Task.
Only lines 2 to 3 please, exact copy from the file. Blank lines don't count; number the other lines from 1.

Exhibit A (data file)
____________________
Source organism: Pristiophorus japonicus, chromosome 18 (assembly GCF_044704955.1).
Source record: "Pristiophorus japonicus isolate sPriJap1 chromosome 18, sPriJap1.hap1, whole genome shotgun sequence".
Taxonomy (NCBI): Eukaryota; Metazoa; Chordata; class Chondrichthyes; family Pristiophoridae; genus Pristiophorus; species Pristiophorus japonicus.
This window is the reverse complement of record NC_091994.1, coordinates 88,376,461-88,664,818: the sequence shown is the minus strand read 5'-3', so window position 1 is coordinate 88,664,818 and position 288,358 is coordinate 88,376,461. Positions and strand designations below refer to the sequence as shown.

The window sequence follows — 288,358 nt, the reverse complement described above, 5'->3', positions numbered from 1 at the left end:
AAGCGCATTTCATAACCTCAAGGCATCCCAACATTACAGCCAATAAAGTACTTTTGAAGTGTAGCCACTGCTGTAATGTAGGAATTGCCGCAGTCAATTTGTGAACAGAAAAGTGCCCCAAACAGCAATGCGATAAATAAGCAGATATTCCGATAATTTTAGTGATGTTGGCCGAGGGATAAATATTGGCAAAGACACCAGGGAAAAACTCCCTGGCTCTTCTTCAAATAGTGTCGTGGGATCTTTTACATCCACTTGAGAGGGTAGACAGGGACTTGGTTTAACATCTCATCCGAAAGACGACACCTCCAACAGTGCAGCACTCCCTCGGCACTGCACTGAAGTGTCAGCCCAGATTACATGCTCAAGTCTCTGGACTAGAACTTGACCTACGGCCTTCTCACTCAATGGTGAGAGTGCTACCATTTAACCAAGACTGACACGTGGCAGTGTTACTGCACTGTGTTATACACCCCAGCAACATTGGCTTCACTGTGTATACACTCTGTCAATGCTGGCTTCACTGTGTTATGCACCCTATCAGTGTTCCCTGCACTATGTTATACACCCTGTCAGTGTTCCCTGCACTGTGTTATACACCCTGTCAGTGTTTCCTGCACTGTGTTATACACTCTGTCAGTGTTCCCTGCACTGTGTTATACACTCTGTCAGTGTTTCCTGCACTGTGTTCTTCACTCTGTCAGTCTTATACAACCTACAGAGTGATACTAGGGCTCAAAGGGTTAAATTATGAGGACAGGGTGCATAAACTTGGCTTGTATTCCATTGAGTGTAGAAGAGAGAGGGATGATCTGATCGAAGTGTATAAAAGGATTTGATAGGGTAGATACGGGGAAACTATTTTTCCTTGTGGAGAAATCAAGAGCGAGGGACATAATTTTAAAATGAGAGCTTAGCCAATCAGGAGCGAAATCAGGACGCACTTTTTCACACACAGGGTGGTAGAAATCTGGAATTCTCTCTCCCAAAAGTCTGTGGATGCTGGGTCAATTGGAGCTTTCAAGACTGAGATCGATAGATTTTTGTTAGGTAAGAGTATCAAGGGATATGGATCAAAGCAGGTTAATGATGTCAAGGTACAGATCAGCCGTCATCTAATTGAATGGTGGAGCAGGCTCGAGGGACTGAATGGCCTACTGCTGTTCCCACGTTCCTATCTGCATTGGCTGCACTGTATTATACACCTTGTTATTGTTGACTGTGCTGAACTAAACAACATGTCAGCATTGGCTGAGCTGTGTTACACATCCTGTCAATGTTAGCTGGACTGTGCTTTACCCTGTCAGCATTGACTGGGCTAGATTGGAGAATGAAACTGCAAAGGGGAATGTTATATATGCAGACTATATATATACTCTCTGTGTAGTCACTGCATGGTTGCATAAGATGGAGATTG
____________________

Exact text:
Source record: "Pristiophorus japonicus isolate sPriJap1 chromosome 18, sPriJap1.hap1, whole genome shotgun sequence".
Taxonomy (NCBI): Eukaryota; Metazoa; Chordata; class Chondrichthyes; family Pristiophoridae; genus Pristiophorus; species Pristiophorus japonicus.